The winter blahs - or, to be technical, "seasonal sadness" - are real. Many people (me included) feel especially tired, sluggish, and more moody this time of the year.
Here are the top three fitness fails to avoid during your next gut-busting routine.
Yes, you made it through Thanksgiving but you still have three more weeks filled with cookies and desserts at office parties, holiday happy hours and family gatherings.
Are you functionally fit? Not only does functional training help your body execute simple repetitive movements more efficiently, but it can also dramatically reduce your risk of injury.
The hip flexor muscles contract and shorten whenever we sit, or ride a bike, or even walk up a flight of stairs, and they are opened by extension of the hips.
Nutrition plays a meaningful role in how tissue repairs and rebuilds, as well as how the body fights off infection and regains energy.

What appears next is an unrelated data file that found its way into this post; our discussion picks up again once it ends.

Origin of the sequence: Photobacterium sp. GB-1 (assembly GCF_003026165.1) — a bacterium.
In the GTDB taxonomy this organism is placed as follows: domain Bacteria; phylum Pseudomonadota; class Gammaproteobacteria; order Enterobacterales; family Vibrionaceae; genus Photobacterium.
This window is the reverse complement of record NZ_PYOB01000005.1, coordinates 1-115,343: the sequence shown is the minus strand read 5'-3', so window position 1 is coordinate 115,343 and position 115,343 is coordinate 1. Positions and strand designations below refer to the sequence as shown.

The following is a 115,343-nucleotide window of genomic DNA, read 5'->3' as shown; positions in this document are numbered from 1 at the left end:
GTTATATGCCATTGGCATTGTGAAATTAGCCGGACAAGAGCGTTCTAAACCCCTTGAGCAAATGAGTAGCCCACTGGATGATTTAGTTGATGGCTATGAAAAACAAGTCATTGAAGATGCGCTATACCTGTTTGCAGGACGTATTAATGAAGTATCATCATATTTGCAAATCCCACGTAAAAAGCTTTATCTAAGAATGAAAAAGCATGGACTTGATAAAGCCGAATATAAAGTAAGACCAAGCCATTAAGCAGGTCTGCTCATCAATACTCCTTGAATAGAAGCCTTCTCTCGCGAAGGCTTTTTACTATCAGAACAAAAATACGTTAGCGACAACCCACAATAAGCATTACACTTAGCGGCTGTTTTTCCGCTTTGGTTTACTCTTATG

Muscles and joints require a solid stretching program in order to reach their full range of motion and to avoid injuries from muscular imbalances.
How to get rid of that turkey bloat
This holiday season, consider whether you're really treating yourself with high-sugar, processed foods. Especially if you are among the many Americans with type 2 diabetes or prediabetes, adopting a plant-based diet could be the best gift you give yourself.
While food-filled festivities and celebratory sips make it challenging to avoid bulking up, maintaining your pre-feast physique isn't impossible.
On vacation, you may not be able to do exactly what you do at home, but mixing up your routine is good - and often invigorating.
Not all olive oils are created equal. Here are three important aspects to consider when purchasing olive oil to ensure the best possible quality is purchased.
Yes, breakfast matters, and new research associates it with a lower risk of heart disease. But don't fall for the sugar-laden cereals and yogurts marketed as healthy choices.